Sunday, August 7, 2011

Client Side Javascript MVC: The Immutable Model


Imagine I have the following code in my Controller:
... Groups.load(groupId, function(groups){ groups.each(function(i,group){ doSomethingWithTheGroup(group); }); });

The above code calls into the following DAO and Business Object:
var Groups = (function(){ function load(id, callback){ $.get("/pathTO/"+id+"/data.xml", {}, function(xml){ $(xml).find('resultData').each(function(i,xml){ groups.push(Group(xml)); }); callback(groups); }); } //The following function defines the Business Object: function Group(adXML){ var xmlParser = XmlParser(adXML); return{ getColor:function(){return xmlParser.extractNumber("color");}, getName:function(){return xmlParser.extractText("name");} } } return{ load:load } }());


Notice that the XML parser is called every time a field is read.  My XML parser object has a caching mechanism that stores calls in a map to make things go a little faster.  Group is a Business Object. In this example it's anemic and immutable, but some additional behavior can be added to make it more useful.  An anemic domain model in client-side code isn't necessarily a bad thing because this is only a representation of the true domain model on the server (which should NEVER be anemic). If I want to change data, I pass a form containing named fields into an object capable of extracting the data - a form serializer which can then be dispached the above or some other DAO which would then return a fresh Business Object.  That controller code would look like this:
function submitForm(element){ var form = getFormHandlerForElement(element); GroupSerializer.saveGroup(form, { success: function(group){alert("success")}, error: function(errors){alert("error")} }); }

And, the GroupSerializer would look like this:
var GroupSerializer = function(){ function serialize(form){ ... var ret = createNode("data", ""); ret.append(createNode("name", form.get("name"))); return ret; } function saveGroup(form, handlers) { $.ajax({ url: "/member/advertiser/"+ Contact.getContact().getCid() +"/ad.xml", data: serialize(form), contentType: "application/xml", dataType: "xml", success: function(response){ if($(response).find("errors>error").size()>0){ handlers.error(Error.errors($(response))); }else{ handlers.success(Groups.Group($(response))); } } }); } return{ saveGroup:saveGroup } }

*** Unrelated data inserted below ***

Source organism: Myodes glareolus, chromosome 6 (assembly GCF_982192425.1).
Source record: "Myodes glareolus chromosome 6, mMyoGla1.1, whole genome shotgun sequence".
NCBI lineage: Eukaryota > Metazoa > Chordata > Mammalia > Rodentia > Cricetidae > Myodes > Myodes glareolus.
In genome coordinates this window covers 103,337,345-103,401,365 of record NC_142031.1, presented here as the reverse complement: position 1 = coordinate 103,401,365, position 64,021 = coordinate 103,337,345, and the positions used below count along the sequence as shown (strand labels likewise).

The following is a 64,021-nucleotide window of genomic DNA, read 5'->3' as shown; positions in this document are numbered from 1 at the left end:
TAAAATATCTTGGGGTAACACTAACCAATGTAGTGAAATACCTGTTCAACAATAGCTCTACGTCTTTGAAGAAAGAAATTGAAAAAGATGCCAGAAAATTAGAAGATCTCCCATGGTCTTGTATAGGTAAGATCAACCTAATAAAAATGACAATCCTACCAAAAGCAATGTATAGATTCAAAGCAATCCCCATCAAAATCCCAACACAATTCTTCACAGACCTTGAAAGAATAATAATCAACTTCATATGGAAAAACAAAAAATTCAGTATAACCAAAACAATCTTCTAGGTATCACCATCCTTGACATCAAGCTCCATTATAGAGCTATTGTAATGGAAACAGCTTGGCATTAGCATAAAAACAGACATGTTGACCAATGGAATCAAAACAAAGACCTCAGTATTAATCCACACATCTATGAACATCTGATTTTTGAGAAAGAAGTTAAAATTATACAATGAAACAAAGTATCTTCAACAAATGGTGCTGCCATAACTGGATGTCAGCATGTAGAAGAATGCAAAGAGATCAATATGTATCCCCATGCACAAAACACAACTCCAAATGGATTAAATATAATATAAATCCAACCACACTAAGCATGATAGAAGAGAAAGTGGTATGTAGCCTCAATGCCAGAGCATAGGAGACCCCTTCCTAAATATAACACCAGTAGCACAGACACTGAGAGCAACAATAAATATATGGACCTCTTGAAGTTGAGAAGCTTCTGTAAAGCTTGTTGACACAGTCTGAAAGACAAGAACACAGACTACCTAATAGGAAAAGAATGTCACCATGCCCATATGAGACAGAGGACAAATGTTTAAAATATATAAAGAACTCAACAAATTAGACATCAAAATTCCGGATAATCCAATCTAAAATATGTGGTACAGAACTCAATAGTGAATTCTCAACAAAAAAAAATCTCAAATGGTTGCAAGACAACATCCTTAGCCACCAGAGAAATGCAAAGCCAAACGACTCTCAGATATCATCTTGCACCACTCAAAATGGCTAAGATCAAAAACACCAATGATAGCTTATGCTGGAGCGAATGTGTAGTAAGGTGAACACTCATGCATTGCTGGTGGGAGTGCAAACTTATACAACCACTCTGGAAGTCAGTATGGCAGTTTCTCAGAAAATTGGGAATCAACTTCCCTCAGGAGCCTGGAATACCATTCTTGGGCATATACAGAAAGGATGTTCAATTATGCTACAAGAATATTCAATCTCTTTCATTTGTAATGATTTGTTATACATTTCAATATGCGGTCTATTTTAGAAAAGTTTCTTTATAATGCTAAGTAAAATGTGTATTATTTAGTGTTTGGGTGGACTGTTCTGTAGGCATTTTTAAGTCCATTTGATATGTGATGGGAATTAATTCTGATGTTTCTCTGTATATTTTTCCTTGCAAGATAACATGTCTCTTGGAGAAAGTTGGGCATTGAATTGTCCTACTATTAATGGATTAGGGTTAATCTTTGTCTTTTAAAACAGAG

Purists may exclaim, "But, that's putting the part of the DOM, a view-layer object, into the DAO, and that's violating the multi-layered approach to OOP!"  Perhaps.  I consider the DOM a view/controller-specific tree of objects, but a portion of the DOM can be considered cross-cutting domain objects.  Certain attributes in the HTML are intended for this purpose, such as the input's name attribute specifically intended to map the input object to some named field for the purpose of serialization.  I maintain that this is satisfactorily reusable and easy to test.

But, some HTML fields (such a file upload fields, or selects) are a little harder to access than others, and the TYPE of field should be left in the view where it belongs.  The FormSerializer and DAOs should treat all form elements as standard input elements with a name and a val().  To accomplish this, the view should look kind of like:
<script id="formTemplate" type="text/x-jquery-tmpl"> <form> <input type="hidden" name="groupId" value="${getId()}"> <select onchange="GroupController.updateHiddenWithSelected('groupId',this)"> <option {{if isInGroup(0)}} selected {{/if}} value="0">all groups</option> <option {{if isInGroup(1)}} selected {{/if}} value="1">another group</option> </select> </form> </script>

The key is the updateHiddenWithSelected in the controller and its associated hidden field. Any data the user changes that can't be expressed in an input with a val() using a name can be pushed into a hidden field that can by copying the state of the visible field into the invisible field every time the visible field changes.

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